A Few Things We’re Thankful for this Holiday Season (and some turkey-day trivia too!)
It’s that time of year again – where we count our blessings and enjoy the company of friends and family. We here at Pro Marine also want to take this moment to Thank You – our Loyal Epoxy Pro Customers for a wonderful 2019 – and wish you a Safe & Happy Holiday Season!
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Did You Know?
Thanks to Taylor Murphy for her column on GoodHousekeeping.com titled, ‘Quirky Thanksgiving Trivia Facts to Impress Your Friends,’ while “Thanksgiving traditionally revolves around family and food,” she also notes that, “it’s important to remember how the holiday actually started, as well as the exciting ways we celebrate it today.” She notes that:
- The first Thanksgiving was actually a three-day Celebration - In November 1621, the settlers' first corn harvest proved successful and Governor William Bradford invited the Plymouth colonists' Native American allies to enjoy the fruits of their labor. Members of the Wampanoag tribe came bearing food to share and as they joined the Pilgrims, the revelers decided to extend the affair.
- It’s unclear if Colonists and Native Americans ate turkey at their feast - However, they did indulge in other interesting foodslike lobster, seal, and swan. The Wampanoag even brought five deer to the feast, so if you also enjoy venison at your autumn table, consider yourselves right in line with a longstanding tradition.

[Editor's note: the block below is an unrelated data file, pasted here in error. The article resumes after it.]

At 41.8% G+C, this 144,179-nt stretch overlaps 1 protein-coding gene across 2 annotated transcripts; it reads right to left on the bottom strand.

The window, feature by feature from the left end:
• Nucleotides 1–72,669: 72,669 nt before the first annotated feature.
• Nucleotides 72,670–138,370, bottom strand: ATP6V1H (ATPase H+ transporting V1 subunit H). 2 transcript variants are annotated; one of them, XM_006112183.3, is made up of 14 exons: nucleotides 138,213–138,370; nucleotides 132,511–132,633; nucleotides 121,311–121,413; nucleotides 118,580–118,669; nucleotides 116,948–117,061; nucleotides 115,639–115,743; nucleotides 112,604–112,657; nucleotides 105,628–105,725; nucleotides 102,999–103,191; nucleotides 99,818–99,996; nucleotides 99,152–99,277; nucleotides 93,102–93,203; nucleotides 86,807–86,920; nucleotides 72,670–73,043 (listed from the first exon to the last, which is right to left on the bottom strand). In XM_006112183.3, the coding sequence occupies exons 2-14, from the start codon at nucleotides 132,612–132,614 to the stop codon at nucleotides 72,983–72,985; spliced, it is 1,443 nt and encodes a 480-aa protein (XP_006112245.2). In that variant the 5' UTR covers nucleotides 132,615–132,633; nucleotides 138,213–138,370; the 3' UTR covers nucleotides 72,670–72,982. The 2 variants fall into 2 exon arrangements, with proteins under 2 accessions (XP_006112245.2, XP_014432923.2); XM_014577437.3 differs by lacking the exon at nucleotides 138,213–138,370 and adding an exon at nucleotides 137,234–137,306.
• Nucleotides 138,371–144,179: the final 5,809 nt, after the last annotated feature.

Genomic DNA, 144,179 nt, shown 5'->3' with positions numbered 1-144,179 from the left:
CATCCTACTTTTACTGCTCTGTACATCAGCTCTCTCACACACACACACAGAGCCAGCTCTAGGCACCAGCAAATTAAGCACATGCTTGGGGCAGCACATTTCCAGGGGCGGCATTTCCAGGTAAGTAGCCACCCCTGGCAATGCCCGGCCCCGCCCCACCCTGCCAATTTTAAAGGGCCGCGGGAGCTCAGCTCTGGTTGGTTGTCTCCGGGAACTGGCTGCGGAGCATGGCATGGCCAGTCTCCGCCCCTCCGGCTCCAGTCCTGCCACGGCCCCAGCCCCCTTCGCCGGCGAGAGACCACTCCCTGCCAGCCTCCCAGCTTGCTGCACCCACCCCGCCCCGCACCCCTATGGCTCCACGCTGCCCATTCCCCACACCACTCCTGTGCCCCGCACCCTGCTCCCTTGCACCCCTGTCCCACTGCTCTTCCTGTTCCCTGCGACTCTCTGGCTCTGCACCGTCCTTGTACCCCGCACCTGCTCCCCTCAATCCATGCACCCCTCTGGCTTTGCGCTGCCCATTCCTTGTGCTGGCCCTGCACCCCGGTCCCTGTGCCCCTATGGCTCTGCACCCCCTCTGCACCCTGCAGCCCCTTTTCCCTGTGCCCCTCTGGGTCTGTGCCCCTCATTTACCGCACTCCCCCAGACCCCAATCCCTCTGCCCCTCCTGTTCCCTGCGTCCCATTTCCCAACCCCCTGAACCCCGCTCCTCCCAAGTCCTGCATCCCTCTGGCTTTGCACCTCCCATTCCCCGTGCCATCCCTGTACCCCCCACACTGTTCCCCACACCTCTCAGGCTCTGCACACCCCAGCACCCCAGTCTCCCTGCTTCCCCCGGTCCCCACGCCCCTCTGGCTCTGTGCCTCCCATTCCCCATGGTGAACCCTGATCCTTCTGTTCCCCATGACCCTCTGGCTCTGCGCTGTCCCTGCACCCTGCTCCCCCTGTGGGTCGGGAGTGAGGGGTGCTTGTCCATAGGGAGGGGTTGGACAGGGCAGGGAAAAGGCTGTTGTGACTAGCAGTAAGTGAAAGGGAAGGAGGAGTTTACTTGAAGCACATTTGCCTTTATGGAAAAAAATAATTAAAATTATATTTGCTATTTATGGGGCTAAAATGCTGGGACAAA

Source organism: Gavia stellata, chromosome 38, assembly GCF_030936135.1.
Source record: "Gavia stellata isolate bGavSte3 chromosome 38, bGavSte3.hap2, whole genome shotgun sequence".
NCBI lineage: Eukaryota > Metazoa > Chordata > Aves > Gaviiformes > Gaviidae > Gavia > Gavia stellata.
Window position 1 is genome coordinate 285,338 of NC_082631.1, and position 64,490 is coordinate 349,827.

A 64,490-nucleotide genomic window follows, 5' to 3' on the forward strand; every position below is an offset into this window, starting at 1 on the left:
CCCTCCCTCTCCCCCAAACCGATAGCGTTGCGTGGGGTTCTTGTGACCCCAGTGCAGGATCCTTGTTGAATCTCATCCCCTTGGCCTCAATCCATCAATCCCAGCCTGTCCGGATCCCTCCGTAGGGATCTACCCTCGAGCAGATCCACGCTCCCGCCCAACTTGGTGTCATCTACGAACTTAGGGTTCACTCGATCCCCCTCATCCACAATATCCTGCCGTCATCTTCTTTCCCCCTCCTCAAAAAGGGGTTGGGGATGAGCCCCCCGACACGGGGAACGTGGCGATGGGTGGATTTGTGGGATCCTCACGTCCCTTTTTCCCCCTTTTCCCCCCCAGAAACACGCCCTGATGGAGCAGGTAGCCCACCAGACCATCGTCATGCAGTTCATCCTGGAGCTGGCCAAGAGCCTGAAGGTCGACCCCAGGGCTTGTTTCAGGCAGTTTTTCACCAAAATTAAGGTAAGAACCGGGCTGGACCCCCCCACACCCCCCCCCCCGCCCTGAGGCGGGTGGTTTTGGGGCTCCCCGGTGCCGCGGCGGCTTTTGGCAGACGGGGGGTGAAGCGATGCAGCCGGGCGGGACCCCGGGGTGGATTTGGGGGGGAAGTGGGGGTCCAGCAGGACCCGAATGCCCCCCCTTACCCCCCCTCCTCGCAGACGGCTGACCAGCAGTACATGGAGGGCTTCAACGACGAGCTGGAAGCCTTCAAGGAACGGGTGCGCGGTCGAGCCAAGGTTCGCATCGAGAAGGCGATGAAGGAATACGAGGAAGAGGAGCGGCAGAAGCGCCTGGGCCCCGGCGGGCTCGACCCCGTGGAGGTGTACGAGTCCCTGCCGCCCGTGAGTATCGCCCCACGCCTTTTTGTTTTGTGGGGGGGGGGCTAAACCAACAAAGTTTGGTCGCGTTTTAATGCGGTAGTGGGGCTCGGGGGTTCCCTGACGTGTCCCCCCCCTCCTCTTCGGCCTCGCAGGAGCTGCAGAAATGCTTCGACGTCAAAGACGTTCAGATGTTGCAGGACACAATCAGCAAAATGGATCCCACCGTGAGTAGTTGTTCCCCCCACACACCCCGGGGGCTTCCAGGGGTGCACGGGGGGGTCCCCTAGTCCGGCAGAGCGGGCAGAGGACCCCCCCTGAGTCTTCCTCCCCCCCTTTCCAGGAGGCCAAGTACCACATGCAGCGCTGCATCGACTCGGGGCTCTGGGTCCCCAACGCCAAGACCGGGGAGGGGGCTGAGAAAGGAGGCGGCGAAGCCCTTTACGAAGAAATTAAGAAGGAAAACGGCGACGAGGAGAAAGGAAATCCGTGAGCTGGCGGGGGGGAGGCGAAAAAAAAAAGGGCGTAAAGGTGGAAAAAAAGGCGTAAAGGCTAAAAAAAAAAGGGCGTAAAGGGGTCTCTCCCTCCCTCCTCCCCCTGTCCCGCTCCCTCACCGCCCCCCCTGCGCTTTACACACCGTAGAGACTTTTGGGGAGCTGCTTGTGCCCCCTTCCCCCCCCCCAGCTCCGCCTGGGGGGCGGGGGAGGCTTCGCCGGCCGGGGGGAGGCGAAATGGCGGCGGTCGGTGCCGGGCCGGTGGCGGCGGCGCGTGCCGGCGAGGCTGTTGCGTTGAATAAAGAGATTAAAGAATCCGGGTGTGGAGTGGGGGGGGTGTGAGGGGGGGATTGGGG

- Today, a part of Plymouth, Massachusetts, looks just as it did in the 17th Century - Modeled after an English village and a Wampanoag home site, the historic attraction Plymouth Plantationstays true to its historic roots.
- A Thanksgiving mix-up inspired the first TV dinners - In 1953, a Swanson employee accidentally ordered a colossal shipment of Thanksgiving turkeys(260 tons, to be exact). To get rid of them all, salesman Gerry Thomas took inspiration from the prepared foods served on airplanes. He came up with the idea of filling 5,000 aluminum trays with the turkey – along with cornbread dressing, gravy, peas, and sweet potatoes to round out the meal. The 98-cents meals were a hit, especially with kids and increasingly busy households. Within one year, over 10 million were sold, and a whole industry was born.
- About 46 million turkeys are cooked for Thanksgiving each year - Thanksgiving without turkeywould be like Christmas without a tree, and most American families consider it equally blasphemous.
So, when we’re through stuffing the turkey, and ourselves, and enjoying friends, family and football – keep in mind how all this revelry began – and be sure to give thanks!